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Monday, December 25, 2006

"Would you draw me?"

A long post, not enough editing skill to make it much shorter. Please get a cup of something to sip, and I hope you enjoy this as much as I enjoyed what unfolded.

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It never happened before, but there's a first time for everything. The first time for this was Christmas Eve, yesterday.

I drove in from the suburbs to a lovely lunch at Madam Mam's with my friend Henry Friedman, talking about art and photography and all that good stuff. We went off to the Blanton in hopes of seeing the Luca Cambiaso exhibit (Lori's hope to do some master copy sketches, Henry's to see what the fuss was about) but the museum was closed.

So we drove to downtown Austin, to a store that sold lots of comfy shoes, Henry's shoes being not comfy and driving him to replacement. After carrying on in his mock-crotchety way at a store clerk who remembered him and gave him amusing grief back, Henry left, and I bought a lagniappe stocking-stuffer for my husband, Murry.

Since I'm acutely aware I need to sketch every day if I want to keep my promise about posting fresh sketches, I went to a fabulous local bookstore that was close to the comfy-shoe place, a bookstore where I knew I could get some coffee and sit and draw.

To that "daily sketch" end I've been thinking in a desultory way about taking a life-drawing class. I miss working large, miss having a steady pose to study, but didn't know any place that offered sessions with a model rather than a formal class.

After sketching who and what I could for a while, I began to run out of steam.



A man sitting nearby, who was drawing something himself, caught my eye, smiled and asked, "Would you draw me?"

Now, in all the time I've sketched people -- mostly times when I was an art student (500 drawings of people due in a sketchbook at the end of the course, among other "boot camp for artist" madness) but occasionally post-college -- no one's ever come up to me and asked me to draw them.

I tried to dissuade him, but he asked to see the other sketches I had at hand, and he thought they were good -- thought they looked like the people he saw around us.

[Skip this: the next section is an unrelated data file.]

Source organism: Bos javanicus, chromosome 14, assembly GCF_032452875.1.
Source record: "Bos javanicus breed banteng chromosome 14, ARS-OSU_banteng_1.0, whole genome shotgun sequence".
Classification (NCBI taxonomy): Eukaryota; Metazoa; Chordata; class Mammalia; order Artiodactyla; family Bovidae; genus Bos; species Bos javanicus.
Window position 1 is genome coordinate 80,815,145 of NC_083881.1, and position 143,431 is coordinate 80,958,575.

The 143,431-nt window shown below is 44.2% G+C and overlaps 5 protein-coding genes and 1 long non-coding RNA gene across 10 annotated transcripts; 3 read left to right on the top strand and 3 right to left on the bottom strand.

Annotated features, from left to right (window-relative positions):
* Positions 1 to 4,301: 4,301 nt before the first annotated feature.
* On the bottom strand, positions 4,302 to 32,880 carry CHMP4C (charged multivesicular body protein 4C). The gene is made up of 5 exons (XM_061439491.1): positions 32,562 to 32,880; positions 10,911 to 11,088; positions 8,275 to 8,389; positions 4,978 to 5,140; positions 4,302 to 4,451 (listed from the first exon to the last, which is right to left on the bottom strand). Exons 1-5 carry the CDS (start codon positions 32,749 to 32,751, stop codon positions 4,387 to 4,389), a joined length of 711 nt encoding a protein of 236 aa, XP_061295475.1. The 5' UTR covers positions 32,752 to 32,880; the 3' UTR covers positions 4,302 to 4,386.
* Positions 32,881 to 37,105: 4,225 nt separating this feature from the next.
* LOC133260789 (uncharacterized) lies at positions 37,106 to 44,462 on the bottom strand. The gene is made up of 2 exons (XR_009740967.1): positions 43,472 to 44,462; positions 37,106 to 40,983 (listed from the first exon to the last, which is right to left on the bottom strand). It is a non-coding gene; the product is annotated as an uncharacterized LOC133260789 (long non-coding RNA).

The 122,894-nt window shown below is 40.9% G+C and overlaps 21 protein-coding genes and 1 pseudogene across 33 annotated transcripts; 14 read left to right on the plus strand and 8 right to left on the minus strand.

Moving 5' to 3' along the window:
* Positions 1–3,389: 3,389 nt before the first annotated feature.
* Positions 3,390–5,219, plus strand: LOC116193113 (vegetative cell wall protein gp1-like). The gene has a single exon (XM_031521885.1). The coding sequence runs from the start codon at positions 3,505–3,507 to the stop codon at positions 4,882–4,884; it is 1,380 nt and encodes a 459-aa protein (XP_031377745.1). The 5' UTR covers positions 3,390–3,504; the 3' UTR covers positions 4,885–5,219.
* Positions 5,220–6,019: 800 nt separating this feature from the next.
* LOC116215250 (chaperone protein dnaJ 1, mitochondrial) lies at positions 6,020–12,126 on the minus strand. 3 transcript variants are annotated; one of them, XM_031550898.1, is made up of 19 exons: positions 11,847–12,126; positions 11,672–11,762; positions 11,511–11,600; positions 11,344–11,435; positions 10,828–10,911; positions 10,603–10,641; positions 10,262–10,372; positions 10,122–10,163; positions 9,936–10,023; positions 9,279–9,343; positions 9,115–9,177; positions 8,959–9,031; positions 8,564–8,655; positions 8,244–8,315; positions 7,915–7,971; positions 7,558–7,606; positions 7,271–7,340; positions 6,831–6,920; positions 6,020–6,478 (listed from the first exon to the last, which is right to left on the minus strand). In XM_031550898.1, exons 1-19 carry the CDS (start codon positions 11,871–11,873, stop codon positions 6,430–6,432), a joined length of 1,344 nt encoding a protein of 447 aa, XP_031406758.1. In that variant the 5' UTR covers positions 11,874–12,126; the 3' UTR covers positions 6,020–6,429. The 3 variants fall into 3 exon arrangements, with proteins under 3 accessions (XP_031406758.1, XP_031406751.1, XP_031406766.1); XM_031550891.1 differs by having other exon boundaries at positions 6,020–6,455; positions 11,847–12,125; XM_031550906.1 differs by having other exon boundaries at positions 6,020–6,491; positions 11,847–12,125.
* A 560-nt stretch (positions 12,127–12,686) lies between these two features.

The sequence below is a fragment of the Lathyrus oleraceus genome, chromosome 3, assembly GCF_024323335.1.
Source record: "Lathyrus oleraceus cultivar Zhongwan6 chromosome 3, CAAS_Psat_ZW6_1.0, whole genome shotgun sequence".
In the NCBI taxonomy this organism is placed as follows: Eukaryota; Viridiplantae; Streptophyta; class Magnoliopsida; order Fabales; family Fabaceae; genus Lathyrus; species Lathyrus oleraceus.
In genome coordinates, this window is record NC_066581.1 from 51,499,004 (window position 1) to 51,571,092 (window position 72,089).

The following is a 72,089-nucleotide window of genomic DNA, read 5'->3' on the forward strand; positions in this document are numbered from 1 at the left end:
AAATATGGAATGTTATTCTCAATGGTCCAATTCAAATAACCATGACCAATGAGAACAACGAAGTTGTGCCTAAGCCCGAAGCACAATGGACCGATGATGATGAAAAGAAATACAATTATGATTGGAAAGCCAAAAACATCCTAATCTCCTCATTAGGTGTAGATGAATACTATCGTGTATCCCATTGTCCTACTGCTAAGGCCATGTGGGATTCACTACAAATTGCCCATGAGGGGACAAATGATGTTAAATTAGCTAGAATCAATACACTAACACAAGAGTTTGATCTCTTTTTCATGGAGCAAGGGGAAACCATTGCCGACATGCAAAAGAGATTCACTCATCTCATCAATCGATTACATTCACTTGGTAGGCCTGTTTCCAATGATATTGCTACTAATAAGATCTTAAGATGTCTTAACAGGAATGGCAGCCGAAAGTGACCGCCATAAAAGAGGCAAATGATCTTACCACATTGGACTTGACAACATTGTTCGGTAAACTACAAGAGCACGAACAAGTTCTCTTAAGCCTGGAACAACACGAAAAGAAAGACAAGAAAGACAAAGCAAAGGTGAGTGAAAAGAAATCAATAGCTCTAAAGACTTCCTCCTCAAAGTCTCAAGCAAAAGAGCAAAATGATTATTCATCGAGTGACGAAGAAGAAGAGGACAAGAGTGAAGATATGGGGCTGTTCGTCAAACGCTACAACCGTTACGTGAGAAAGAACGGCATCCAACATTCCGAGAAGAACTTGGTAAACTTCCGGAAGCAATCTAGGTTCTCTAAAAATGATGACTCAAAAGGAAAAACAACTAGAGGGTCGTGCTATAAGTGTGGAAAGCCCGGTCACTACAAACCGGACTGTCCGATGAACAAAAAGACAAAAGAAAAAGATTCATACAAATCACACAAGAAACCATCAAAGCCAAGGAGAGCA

He claimed to remember me -- said he'd cut hair at a place I went for a haircut years ago, and also recognized me from a movie I've been in.

And then he said, "You really should go to the life-drawing sessions they have at the Austin Visual Arts Association -- it's only $5, and their models are supposed to be very good."

Well, how could I not draw him after he gave an answer to my unspoken life-drawing question?

Here's what I sketched.



He was very taken with it, although the proportions are cattywampus.

When he mentioned to me that he liked figure drawing but usually didn't have the extra $5 for the session, I told him to email me next time he went and I'd go as well, cover the extra fiver for him.

He sort of blushed, and said he didn't have a computer. Hence my note on the sketch for where and when the life-drawing session meets.

When I told him I thought I could do a better drawing if I had a photo for visual reference, he let me take a picture of him. Here's the pic.

I'll post what I do with it in a follow-up soon.

8 comments:

frank h said...

what a joy to read this full posting, Lori - go on with your sketches, they are great!
(I use to draw on math notebooks)

I need to visit here more frequently...

polona said...

what a lovely story!
looks like christmas magic at work :)

MB said...

Great story, Lori! Nothing like looking so that when the door opens you SEE it open!

Knitting Painter Woman said...

I love when things work out this way. (and finding out you've been in a movie... and are recognizeable. Way cool!!. Keep drawing. I've let my daily journal, sketching and computer sketche3s languish (i.e. haven't done any of those things for months) and now that you mention it, I'm CRANKY. Hope the classes go well! (and that you keep posting photos, too.

PPS: I can't think of anyone else who could use lagniappe in a sentence. :-)

Dave said...

Hey, I've been to that bookstore! Awesome poetry collection. I picked up two hardback first editions of Charles Simic's 2nd and 3rd books with Braziller. I mean, they weren't pre-owned, they had just been sitting there on the shelf for 20 years, waiting for me to come along and buy them. For $5.00 each.

You were in Slackers? Whoa. I mean, I hated the movie, but that's pretty darn cool that you were in it.

Stewart Sternberg said...

This is a great story. You know, no woman has ever come up to me and said: "Do you want to write about me?"

I imagine myself smiling, looking around, a little self-conscious.

"What? Here? Now?"

She smiles seductively and nods. I agree, pulling out a pen and grabbing a notebook. I begin: "She stood there, head turned slightly to the side, lips pursed."

See? Never gonna happen. Photographers and painters and sketch artists have it so much better than us who work exclusively with the written word.

Ernesto said...

I loved/hate Slacker when it came out. In general, I like Linklater's films. And 1991 was quite a year. It's cool you were there!

And the story, of course, is great. The sketch is pretty close to the photograph, indeed.

catnapping said...

this is one of my favorites. i think you've captured his presence perfectly.